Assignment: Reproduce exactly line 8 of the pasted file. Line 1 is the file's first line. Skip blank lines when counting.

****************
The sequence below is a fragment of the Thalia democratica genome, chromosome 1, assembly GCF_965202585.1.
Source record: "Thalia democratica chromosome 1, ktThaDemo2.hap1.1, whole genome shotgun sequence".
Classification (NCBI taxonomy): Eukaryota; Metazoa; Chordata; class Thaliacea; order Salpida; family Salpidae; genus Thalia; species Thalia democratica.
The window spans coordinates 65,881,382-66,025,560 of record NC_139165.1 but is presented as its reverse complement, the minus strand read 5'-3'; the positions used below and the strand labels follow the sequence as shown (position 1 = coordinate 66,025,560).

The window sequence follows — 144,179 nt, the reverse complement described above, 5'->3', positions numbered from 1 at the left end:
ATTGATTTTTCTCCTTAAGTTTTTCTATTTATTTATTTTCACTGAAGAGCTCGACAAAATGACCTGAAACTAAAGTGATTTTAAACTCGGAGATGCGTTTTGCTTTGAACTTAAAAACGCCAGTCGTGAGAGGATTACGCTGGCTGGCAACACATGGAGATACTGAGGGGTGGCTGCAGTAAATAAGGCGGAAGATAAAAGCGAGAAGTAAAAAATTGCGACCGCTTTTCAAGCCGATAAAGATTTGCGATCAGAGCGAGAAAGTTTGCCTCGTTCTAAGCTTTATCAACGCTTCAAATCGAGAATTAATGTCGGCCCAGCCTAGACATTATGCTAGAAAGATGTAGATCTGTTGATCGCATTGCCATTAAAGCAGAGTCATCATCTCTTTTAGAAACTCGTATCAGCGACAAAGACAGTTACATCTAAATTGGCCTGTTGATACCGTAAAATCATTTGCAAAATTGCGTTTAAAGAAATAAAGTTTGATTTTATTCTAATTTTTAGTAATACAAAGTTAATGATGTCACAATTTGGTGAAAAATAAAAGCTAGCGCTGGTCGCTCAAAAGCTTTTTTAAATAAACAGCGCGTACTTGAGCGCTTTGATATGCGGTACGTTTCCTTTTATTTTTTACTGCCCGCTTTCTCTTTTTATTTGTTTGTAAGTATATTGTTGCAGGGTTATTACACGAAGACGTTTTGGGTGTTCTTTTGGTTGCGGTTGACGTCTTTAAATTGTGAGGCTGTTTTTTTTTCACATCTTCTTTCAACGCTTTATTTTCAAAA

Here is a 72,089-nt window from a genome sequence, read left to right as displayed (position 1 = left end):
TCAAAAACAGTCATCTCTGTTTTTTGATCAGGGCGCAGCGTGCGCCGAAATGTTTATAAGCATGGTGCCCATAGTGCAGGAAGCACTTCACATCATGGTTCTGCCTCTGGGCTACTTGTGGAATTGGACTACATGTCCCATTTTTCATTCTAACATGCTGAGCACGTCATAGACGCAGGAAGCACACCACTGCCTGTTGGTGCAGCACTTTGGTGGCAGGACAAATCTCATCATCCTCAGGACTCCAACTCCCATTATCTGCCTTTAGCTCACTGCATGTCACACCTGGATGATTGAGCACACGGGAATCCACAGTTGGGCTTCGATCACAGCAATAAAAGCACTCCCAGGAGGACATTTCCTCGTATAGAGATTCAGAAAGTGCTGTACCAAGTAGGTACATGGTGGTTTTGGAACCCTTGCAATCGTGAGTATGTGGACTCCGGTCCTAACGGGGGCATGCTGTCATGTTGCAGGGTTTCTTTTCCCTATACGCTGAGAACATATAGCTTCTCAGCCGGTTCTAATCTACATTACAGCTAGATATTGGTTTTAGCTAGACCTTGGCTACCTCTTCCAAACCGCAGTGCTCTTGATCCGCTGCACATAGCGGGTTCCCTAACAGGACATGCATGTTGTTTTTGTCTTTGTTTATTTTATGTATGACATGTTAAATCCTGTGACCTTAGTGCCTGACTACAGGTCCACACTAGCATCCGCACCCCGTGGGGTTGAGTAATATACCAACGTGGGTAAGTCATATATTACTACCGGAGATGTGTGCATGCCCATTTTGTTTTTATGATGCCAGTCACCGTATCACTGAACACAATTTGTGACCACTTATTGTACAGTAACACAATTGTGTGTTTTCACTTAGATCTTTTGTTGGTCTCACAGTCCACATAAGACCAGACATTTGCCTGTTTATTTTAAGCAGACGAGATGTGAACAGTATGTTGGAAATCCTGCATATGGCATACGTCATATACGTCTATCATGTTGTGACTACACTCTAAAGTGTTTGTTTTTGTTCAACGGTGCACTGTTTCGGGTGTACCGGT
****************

TCAAAAACAGTCATCTCTGTTTTTTGATCAGGGCGCAGCGTGCGCCGAAATGTTTATAAGCATGGTGCCCATAGTGCAGGAAGCACTTCACATCATGGTTCTGCCTCTGGGCTACTTGTGGAATTGGACTACATGTCCCATTTTTCATTCTAACATGCTGAGCACGTCATAGACGCAGGAAGCACACCACTGCCTGTTGGTGCAGCACTTTGGTGGCAGGACAAATCTCATCATCCTCAGGACTCCAACTCCCATTATCTGCCTTTAGCTCACTGCATGTCACACCTGGATGATTGAGCACACGGGAATCCACAGTTGGGCTTCGATCACAGCAATAAAAGCACTCCCAGGAGGACATTTCCTCGTATAGAGATTCAGAAAGTGCTGTACCAAGTAGGTACATGGTGGTTTTGGAACCCTTGCAATCGTGAGTATGTGGACTCCGGTCCTAACGGGGGCATGCTGTCATGTTGCAGGGTTTCTTTTCCCTATACGCTGAGAACATATAGCTTCTCAGCCGGTTCTAATCTACATTACAGCTAGATATTGGTTTTAGCTAGACCTTGGCTACCTCTTCCAAACCGCAGTGCTCTTGATCCGCTGCACATAGCGGGTTCCCTAACAGGACATGCATGTTGTTTTTGTCTTTGTTTATTTTATGTATGACATGTTAAATCCTGTGACCTTAGTGCCTGACTACAGGTCCACACTAGCATCCGCACCCCGTGGGGTTGAGTAATATACCAACGTGGGTAAGTCATATATTACTACCGGAGATGTGTGCATGCCCATTTTGTTTTTATGATGCCAGTCACCGTATCACTGAACACAATTTGTGACCACTTATTGTACAGTAACACAATTGTGTGTTTTCACTTAGATCTTTTGTTGGTCTCACAGTCCACATAAGACCAGACATTTGCCTGTTTATTTTAAGCAGACGAGATGTGAACAGTATGTTGGAAATCCTGCATATGGCATACGTCATATACGTCTATCATGTTGTGACTACACTCTAAAGTGTTTGTTTTTGTTCAACGGTGCACTGTTTCGGGTGTACCGGT